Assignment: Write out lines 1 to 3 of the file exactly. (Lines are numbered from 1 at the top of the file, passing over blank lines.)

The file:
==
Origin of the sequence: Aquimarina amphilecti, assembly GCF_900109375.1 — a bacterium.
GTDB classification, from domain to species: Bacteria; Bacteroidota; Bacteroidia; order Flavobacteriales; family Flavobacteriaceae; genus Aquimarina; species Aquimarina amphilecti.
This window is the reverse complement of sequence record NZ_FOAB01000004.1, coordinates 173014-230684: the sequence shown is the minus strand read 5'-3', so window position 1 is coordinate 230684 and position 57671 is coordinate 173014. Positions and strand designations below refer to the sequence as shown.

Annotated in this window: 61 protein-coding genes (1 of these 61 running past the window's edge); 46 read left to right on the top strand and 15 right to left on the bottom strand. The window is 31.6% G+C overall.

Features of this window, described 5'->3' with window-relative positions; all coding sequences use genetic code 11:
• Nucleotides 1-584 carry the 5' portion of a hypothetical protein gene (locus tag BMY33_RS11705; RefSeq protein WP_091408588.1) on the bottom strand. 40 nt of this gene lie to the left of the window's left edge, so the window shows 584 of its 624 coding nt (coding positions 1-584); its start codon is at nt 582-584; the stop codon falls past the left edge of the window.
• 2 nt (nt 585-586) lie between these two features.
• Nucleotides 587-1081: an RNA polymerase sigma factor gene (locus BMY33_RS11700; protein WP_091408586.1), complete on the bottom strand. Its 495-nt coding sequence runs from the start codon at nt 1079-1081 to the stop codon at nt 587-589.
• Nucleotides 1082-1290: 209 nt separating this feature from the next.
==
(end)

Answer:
Origin of the sequence: Aquimarina amphilecti, assembly GCF_900109375.1 — a bacterium.
GTDB classification, from domain to species: Bacteria; Bacteroidota; Bacteroidia; order Flavobacteriales; family Flavobacteriaceae; genus Aquimarina; species Aquimarina amphilecti.
This window is the reverse complement of sequence record NZ_FOAB01000004.1, coordinates 173014-230684: the sequence shown is the minus strand read 5'-3', so window position 1 is coordinate 230684 and position 57671 is coordinate 173014. Positions and strand designations below refer to the sequence as shown.